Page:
Gravitational Potential Due to Point Mass and Uniform Ring

Gravitational Potential Due to Point Mass and Uniform Ring

In the main Gravitation article, we have seen the expressions for the gravitational potential for different situations. Here we will rigorously derive expressions for the potential due to a Point Mass system and a Uniform Ring. The main idea for the calculation of gravitational potential is the calculation of work done to move a unit mass from a point of reference to the field of influence and we will employ this concept here.

Gravitational Potential due to a Point Mass

Simplest of the problem is calculating gravitational potential due to a point mass system. For that, we shall consider a point mass M at point A. We will find out the potential at a point P which is r distance away. By definition the potential is the work done while moving a unit mass from a point of reference, here infinity to the point r within the gravitational field of M. Thus the potential at point P is

gravitational potential due to point mass

    \[ V(r)=\frac{U(r)-U(\infty)}{1} \]

but U(\infty) is 0. Thus

    \[ \boxed{V(r)=-\frac{GM}{r}} \]

We will use this expression in the following section to calculate the potential due to uniform ring.
In the diagram below we have plotted gravitational potential due to a point charge as a function of distance from the point mass.
gravitational potential due to point mass as a function of distance from the point mass

Alternative derivation

Gravitational field due to a point mass is given by  -\frac{GM}{r^3}\vec{r}. We now use the main definition to calculate the gravitational potential

    \[  V(r)= -\int_{\infty}^{r}\vec{E}.d\vec{r} =GM \int_{\infty}^{r}\frac{dr}{r^2} \]

    \[  V(r)= -\frac{GM}{r} \]

Notice that the directions of the gravitational field and d\vec{r} are opposite to each other.

Gravitational Potential due to a Uniform Ring at a Point on its Axis

Here we will calculate the gravitational potential at point P due to a uniform ring of mass M, centered at O. From the figure shown below, the circumference of the ring makes an angle \theta with the line OP drawn from the center of the ring. We will consider a very small element of the circumference with a mass of dM. Now to calculate the potential at point P due to the mass element dM we will calculate the amount of work done to move a unit mass from \infty to the point P.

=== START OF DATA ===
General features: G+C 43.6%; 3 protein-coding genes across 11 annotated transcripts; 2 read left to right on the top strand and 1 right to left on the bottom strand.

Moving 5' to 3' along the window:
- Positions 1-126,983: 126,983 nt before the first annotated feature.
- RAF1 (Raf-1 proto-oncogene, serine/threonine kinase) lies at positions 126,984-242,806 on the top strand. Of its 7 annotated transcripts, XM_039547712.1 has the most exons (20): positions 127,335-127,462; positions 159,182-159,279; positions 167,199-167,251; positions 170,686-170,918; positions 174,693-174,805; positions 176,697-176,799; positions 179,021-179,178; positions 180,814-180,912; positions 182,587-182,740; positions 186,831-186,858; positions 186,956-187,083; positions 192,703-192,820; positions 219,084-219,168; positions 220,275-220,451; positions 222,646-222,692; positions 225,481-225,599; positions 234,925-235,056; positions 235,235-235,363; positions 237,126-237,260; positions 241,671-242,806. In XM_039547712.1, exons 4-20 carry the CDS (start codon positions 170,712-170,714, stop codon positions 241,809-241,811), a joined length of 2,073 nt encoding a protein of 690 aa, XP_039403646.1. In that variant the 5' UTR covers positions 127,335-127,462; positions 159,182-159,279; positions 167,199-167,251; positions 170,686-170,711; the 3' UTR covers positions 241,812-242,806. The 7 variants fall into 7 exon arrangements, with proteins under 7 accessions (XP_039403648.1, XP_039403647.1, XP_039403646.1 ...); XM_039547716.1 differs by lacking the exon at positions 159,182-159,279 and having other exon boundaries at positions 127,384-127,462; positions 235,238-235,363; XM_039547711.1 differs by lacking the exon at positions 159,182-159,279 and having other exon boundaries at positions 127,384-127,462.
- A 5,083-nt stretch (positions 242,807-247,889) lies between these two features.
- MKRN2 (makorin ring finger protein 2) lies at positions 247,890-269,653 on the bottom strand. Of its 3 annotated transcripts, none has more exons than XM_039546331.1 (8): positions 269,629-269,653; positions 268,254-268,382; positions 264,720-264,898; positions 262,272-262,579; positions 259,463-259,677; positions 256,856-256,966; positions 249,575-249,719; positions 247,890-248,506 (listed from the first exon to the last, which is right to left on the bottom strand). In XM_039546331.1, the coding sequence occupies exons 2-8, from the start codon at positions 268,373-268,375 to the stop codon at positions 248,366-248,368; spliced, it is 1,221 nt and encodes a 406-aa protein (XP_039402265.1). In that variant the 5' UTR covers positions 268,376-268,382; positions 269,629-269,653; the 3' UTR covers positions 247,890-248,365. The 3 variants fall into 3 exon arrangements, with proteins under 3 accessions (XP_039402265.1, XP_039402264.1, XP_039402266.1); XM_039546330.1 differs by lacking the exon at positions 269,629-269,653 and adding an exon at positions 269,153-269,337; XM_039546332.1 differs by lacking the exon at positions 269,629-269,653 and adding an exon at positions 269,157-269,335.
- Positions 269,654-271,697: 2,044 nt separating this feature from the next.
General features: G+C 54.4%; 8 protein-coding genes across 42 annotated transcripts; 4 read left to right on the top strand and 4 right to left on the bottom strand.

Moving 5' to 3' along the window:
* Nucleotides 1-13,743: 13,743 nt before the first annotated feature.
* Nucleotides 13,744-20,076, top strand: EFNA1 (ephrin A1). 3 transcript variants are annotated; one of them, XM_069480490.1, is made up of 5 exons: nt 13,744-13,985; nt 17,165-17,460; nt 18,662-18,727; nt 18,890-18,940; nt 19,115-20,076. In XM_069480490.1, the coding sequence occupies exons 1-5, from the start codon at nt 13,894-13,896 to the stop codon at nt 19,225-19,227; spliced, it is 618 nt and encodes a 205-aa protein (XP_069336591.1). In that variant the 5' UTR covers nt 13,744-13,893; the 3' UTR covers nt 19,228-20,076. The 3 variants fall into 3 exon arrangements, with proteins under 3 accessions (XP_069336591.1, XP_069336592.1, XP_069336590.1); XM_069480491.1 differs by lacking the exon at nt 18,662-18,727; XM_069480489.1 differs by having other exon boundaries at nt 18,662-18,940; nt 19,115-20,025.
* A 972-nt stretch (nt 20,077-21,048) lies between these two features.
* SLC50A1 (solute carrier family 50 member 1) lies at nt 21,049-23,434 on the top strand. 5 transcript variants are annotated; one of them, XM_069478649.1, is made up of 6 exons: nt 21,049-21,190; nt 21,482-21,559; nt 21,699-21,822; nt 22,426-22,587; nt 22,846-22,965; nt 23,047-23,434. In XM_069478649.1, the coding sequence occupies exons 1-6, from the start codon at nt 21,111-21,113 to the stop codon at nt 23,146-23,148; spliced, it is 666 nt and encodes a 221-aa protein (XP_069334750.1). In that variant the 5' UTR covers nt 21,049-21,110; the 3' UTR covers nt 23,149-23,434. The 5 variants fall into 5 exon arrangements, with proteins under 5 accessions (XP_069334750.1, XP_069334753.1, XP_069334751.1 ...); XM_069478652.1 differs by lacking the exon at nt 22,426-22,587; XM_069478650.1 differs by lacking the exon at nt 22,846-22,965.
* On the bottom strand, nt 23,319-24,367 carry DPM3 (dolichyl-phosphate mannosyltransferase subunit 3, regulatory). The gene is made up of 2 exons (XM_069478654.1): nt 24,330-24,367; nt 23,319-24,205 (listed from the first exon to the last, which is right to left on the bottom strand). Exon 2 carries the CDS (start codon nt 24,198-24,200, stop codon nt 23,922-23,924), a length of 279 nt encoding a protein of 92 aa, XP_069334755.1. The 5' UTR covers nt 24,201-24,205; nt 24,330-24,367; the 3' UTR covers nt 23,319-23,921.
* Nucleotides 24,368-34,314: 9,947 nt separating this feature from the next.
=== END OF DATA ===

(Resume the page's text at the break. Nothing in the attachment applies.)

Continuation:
\[ dV(r)=-\frac{GdM\times 1}{z}=-\frac{GdM}{\sqrt{a^2+r^2}} \]

gravitational potential due to uniform ring

To calculate the potential at point P due to the whole ring, we have to integrate dV over the whole ring. Potential being a scalar quantity, this can be done very easily. Thus by integrating, we find

    \[ V(r)=-\int{\frac{GdM}{\sqrt{a^2+r^2}}} \\=-\frac{G}{\sqrt{a^2+r^2}}\int{dM} \]

    \[ \boxed{V(r)=-\frac{GM}{\sqrt{a^2+r^2}}} \]

This is the final expression for the potential due to a uniform ring at a point on its axis. In the next article we will use this expression to calculate the Gravitational Potential due to Spherical Shell.

Gravitational Potential due to a Uniform Ring at a Point on its Axis as a function of distance from the center of the ring

In the diagram above we have shown the gravitational potential due to a uniform ring at a point on its axis as a function of distance from the center of the ring.

Alternative derivation

Gravitational field due to a uniform ring at a point on its axis is given by  -\frac{GMr}{(a^2+r^2)^{\frac{3}{2}}}\hat{r}}. We now use the main definition to calculate the gravitational potential

    \[  V(r)= -\int_{\infty}^{r}\vec{E}.d\vec{r} = GM\int_{\infty}^{r}\frac{rdr}{(a^2+r^2)^{\frac{3}{2}}} \]

    \[  V(r)= -\frac{GM}{\sqrt{a^2+r^2}} \]

 

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